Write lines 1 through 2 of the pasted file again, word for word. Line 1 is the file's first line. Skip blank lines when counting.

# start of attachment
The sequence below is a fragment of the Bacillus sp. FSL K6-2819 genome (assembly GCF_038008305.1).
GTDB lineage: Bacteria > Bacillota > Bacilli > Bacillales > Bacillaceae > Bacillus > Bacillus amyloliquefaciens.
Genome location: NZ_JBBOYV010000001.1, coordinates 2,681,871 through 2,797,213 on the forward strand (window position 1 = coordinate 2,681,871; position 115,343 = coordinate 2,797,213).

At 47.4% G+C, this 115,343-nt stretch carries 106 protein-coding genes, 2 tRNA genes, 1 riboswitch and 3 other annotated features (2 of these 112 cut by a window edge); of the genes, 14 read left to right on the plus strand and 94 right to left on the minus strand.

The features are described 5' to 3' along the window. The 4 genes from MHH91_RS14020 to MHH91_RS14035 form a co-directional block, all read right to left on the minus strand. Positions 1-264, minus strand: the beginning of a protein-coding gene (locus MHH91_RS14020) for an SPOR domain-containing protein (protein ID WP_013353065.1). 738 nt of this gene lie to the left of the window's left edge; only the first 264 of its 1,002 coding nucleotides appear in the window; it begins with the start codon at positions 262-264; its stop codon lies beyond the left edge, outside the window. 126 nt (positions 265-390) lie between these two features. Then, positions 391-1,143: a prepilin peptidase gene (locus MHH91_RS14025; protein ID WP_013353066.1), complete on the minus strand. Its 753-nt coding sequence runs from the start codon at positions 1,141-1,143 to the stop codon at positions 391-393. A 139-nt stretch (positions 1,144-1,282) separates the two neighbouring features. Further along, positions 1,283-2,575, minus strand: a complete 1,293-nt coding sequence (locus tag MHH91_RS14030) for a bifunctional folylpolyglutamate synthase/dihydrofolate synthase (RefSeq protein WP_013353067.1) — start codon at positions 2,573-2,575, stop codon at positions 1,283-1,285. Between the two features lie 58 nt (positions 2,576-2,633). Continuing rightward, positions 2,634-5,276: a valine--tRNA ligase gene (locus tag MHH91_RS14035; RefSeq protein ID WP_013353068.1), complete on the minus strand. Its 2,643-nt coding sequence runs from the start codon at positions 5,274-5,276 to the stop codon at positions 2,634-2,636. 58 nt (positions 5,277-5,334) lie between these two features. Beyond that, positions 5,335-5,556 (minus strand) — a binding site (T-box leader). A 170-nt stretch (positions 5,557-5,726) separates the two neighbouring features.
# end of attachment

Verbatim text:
The sequence below is a fragment of the Bacillus sp. FSL K6-2819 genome (assembly GCF_038008305.1).
GTDB lineage: Bacteria > Bacillota > Bacilli > Bacillales > Bacillaceae > Bacillus > Bacillus amyloliquefaciens.